In Prague, on our way back home to Budapest, my brother had to be hospitalized for complications resulting from the medical experiments; he lost his voice, and one of his lungs had to be removed. In June 1946, after a prolonged hospitalization, he died. I deeply missed him and was weak, but I found the strength to return to Budapest. However, I found no surviving family members there. I was hospitalized for seven months in Budapest with severe breathing problems.
After this difficult and challenging time, I realized that I had to make a decision: either grieve for the rest of my days or begin rebuilding my life. I chose the latter. I emigrated to Israel in 1948, married, and started to work as a bus driver. Since the medical experiments, I suffered from shortness of breath with worsening hoarseness and swallowing difficulties. In 1965, I lost my voice completely and was able to communicate only in writing for 19 years. In addition, at the sites of the injections, malignant change occurred: I developed what I was told to be “hyperkeratotic papilloma of the larynx with malignant degeneration to squamous cell carcinoma,” which also invaded my esophagus, which led to further breathing and swallowing difficulties. I was forced to undergo major surgical procedures, including radical pharyngectomy, laryngectomy, and neck dissection, followed by reconstruction of my esophagus, larynx, and neck and skin grafting from my right arm. I was very grateful to my competent surgeon, who took a great deal of care in helping me. After more than 20 surgical procedures and tube feeding for many months, I regained reasonable functions; however, I still am unable to speak. But after 19 voiceless years, in 1984 I began to use an innovative German-produced external voice amplifier that enables me to speak with an artificial voice.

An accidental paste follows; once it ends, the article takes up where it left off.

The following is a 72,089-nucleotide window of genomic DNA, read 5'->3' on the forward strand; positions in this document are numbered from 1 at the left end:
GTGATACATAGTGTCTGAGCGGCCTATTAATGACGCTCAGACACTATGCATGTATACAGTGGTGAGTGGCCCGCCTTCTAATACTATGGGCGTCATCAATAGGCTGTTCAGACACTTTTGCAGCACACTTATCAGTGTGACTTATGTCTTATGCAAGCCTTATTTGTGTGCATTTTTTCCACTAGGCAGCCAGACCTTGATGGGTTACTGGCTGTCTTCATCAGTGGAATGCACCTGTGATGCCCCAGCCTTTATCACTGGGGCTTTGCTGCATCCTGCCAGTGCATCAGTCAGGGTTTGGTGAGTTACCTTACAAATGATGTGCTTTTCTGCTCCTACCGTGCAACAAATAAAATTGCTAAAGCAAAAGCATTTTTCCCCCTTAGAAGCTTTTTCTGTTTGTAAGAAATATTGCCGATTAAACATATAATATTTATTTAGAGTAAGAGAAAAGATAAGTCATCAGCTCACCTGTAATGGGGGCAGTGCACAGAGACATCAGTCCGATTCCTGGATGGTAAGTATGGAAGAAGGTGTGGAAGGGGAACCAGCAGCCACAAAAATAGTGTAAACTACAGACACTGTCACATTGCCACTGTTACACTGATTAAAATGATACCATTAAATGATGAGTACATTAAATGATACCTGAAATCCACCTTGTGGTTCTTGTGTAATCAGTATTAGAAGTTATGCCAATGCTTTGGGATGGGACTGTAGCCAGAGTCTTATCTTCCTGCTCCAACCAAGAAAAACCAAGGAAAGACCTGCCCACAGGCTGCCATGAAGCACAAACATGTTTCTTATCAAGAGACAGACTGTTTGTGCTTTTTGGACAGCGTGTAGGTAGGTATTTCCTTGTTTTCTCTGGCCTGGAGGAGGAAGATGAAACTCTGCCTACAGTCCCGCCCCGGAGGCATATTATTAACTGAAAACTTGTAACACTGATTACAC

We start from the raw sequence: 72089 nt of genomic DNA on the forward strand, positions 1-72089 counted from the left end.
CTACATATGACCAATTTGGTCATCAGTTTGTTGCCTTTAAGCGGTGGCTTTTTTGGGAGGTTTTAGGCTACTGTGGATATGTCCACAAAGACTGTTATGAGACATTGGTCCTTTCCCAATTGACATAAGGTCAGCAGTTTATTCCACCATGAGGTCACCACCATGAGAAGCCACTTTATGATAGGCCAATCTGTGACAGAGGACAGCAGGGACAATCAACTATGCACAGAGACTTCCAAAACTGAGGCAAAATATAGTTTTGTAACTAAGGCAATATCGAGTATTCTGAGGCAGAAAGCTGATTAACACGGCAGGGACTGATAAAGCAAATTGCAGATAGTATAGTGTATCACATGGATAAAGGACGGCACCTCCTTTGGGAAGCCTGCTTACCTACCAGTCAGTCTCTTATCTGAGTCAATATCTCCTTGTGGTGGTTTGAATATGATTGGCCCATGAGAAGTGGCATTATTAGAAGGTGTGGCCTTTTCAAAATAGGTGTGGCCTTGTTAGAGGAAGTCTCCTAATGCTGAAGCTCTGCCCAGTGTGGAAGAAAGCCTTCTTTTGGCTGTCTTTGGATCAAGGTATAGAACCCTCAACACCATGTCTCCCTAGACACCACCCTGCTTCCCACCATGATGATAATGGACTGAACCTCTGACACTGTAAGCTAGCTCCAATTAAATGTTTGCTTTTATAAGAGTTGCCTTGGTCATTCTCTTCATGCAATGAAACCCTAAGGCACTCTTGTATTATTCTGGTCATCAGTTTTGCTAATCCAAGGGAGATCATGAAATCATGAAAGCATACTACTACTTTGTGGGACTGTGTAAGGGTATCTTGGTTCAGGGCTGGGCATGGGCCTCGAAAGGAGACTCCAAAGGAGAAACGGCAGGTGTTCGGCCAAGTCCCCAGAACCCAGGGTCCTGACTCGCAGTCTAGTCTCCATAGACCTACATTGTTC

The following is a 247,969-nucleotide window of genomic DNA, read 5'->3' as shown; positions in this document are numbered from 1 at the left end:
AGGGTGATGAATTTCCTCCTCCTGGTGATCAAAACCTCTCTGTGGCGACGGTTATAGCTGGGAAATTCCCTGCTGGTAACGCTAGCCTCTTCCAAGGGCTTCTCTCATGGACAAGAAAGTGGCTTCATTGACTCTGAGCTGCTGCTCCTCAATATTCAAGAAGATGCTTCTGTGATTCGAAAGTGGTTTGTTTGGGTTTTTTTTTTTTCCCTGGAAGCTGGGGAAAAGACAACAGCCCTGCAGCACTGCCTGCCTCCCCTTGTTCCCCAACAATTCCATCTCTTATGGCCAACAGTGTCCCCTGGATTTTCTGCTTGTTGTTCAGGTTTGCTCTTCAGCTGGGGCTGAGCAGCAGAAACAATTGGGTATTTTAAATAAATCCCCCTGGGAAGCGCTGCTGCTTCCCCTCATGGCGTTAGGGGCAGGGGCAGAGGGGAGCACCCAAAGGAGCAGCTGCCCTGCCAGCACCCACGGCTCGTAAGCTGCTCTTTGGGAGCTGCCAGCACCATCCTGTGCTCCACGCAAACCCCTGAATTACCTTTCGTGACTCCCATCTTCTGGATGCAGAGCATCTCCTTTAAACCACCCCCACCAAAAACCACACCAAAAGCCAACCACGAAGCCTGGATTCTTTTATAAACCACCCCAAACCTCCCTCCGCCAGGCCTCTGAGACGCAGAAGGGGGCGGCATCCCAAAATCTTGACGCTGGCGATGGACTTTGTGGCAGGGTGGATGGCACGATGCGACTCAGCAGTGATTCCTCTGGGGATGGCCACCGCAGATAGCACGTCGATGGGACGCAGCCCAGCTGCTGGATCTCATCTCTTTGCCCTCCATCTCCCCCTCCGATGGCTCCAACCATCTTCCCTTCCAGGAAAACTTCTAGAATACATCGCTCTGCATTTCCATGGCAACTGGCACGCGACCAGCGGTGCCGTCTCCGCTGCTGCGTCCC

My family today consists of two children, five grandchildren, and one great grandchild. Although my formal education was very limited due to political circumstances, I love reading and take great interest in contemporary issues in general and academia in particular.
Looking back, I have no nightmares, and I bear no anger or bitterness toward Dr. Mengele and his medical team. I firmly believe that what helped me overcome adversity and even thrive after Auschwitz was my warm family upbringing despite significant poverty, my sincere love of life, and my desire always to improvise and to find meaning in experience. It was impossible in Auschwitz to know what the next five minutes would bring, and therefore one had to adapt accordingly. This same ability to adapt I believe held me in good stead for my later medical challenges with laryngeal cancer.